The first sculpture is art for art sake, called “The Feather”, seen below. The second piece is a functional climbing structure meant for elementary aged kids entitled “The Turtle”. And the final work is a resting area similar to a bus stop named “The Shell”, where parents can sit and watch their children play. All these will be colored to compliment each other in matching style and are designed to create an amenable space for the residents of Parkview Manor.
1/4th scale model (bare wood) cut from 1/4” plywood on the Laser Cutter
Full size panels printed with a protective coat of Waterbourne Epoxy Corotec prior to the epoxy resin coating of Tarbender.
Beale Street Theater Mural
Midway through 2018 I started applying to national public art RFP’s & RFQ’s, (Request For Proposals and Request For Qualifications). After a few months of searching, designing, and preparing such applications, and many rejections I might add, I received my very first competitive commission from the Kingman Main Street group in Kingman, AZ!
I spent ten incredible days there, not only painting, but seeing some of the most outstanding sites Arizona has to offer!
Kingman is known as the Heart of Route 66 because it holds the longest stretch of that historic highway. Since the 70’s, Kingman has been in a slow decline as Route 66 was less and less traveled, until the historic downtown area was all but a ghost town, relying on tourism for the most part for survival. Now, over the past 5 or 6 years, businesses have started opening up there again including two prominent breweries on the main drag, and there has been a major initiative to revitalize Beale Street in particular with new restaurants, shops, parks and public art.
While I was there I saw and met tourists from Japan, China, Korea, France, Germany and the Czech Republic. It’s incredible how people from around the world have an interest for and romanticize about the spirit of Route 66.
The Kingman Main Street group, founded a little more than a year ago, sought to create an Art Alley public art gallery running parallel to Beale Street and so posted a national Call to Artists to design and paint the first of many murals in that area. I’ve been told artists from as far away as Germany, Australia and Japan competed for this prize, over 50 applicants apparently, and they chose me and one of the many concepts I presented.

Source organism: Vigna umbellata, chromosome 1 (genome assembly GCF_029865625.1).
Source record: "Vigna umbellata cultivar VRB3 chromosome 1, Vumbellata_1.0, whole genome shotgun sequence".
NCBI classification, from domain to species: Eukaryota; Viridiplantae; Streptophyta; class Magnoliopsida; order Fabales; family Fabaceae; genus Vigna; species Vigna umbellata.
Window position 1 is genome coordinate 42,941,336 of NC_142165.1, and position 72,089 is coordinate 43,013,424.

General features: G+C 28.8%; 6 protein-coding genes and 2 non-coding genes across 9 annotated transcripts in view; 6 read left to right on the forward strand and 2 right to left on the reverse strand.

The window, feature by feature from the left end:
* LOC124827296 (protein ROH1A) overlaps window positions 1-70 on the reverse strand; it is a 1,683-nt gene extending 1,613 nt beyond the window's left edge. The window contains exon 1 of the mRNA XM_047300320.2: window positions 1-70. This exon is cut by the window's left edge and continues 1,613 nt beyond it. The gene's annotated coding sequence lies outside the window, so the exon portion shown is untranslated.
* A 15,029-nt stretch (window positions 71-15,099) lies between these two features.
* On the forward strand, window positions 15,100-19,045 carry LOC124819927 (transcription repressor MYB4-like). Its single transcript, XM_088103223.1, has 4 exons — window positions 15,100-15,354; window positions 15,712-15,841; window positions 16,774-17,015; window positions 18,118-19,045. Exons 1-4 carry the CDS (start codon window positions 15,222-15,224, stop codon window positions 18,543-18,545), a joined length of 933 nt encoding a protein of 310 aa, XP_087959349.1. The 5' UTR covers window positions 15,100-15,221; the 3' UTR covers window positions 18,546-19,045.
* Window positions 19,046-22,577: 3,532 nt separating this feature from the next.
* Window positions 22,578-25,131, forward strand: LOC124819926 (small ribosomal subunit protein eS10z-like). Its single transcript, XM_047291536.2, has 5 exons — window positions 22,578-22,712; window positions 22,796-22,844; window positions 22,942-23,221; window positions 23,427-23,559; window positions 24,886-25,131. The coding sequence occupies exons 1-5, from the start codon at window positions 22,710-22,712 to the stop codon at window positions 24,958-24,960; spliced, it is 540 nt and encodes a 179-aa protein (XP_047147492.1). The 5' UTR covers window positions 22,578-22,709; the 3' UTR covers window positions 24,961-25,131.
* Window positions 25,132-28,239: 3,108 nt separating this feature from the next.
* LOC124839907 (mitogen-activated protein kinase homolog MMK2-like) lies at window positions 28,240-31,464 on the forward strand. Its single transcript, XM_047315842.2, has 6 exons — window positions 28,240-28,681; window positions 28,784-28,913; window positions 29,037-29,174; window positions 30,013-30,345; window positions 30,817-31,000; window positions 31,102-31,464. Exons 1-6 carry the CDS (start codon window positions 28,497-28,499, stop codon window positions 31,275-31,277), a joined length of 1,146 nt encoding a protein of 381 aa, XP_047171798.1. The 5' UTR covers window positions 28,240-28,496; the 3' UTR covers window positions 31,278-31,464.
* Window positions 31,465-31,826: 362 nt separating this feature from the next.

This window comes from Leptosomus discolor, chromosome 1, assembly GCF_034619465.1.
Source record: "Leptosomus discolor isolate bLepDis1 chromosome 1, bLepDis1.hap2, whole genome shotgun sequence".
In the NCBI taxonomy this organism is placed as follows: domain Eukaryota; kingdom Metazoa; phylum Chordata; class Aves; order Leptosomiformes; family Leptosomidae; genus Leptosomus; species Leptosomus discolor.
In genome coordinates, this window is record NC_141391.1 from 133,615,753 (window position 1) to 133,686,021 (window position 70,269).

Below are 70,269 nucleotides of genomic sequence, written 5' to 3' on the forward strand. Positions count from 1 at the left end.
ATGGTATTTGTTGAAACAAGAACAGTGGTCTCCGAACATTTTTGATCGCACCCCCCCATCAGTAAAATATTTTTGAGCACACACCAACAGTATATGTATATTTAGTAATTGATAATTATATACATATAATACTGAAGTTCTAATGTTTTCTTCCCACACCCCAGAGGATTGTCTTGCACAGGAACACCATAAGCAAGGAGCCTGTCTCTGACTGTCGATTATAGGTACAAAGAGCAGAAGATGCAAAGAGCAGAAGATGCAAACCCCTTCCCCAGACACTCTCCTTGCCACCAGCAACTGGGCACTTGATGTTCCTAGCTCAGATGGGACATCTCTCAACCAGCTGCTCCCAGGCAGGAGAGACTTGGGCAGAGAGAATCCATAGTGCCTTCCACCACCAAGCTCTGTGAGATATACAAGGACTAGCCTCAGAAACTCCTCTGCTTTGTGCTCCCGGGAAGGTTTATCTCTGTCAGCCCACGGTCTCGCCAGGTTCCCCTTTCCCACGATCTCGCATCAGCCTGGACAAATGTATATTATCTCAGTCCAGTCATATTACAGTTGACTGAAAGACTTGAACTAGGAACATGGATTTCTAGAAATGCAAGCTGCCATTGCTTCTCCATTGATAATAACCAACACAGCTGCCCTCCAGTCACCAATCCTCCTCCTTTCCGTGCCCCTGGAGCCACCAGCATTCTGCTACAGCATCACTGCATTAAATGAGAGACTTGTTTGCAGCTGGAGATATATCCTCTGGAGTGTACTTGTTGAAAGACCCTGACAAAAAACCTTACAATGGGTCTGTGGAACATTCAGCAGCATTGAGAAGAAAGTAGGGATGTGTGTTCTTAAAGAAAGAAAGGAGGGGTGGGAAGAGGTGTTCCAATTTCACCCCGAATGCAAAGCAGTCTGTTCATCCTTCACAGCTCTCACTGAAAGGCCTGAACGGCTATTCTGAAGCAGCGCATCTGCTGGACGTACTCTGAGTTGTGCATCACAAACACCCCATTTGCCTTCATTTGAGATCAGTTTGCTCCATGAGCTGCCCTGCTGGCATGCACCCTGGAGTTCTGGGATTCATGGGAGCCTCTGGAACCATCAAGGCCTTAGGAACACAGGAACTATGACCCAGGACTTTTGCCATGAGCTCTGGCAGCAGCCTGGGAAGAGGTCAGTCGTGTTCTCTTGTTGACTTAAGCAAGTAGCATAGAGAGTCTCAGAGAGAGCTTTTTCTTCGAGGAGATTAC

This project is so dear to my heart and I will tell you why. One reason is that it was my first successful, out of state, public art proposal, but more than that, on Sept. 11th my father passed away after a year long and painful bout with cancer. In fact I was not sure if I would be able to paint this mural because things were not looking good. As it turns out we were able to keep our schedule and I had a chance to process the loss by stepping away and having some time to think after his first memorial service in Sarasota, FL, the second service was held in our hometown of Ellicott City, MD. It was a therapeutic week.
My contact person for the project, Paul Gaines, and all the town actually, were so welcoming and supportive, I cannot tell you how good it felt to be cared for after pouring so much of myself out for my family over the prior months. Gifts, gift cards, free meals and friendships that will last beyond the scope of the project were all benefits of this experience. Once the mural was complete I spent time hiking on the local Monolith trail, the spectacular Hualapei Mountains, including Aspen Peak, elevation 7950 ft. I saw the Grand Canyon West, the Hoover Dam, was a guest on a podcast, (Cartoon Casual), even took a small 4 seater plane ride over the town and witnessed my mural from the air, compliments of Paul Gaines! It was a 100% life giving trip, one that I will always remember. Everything ran so smoothly I think the Kingman Mainstreet group was appreciative. They even held an unveiling of the mural, complete with a DJ, beer and food trucks. I can’t say enough about that experience! Thank you Kingman!!!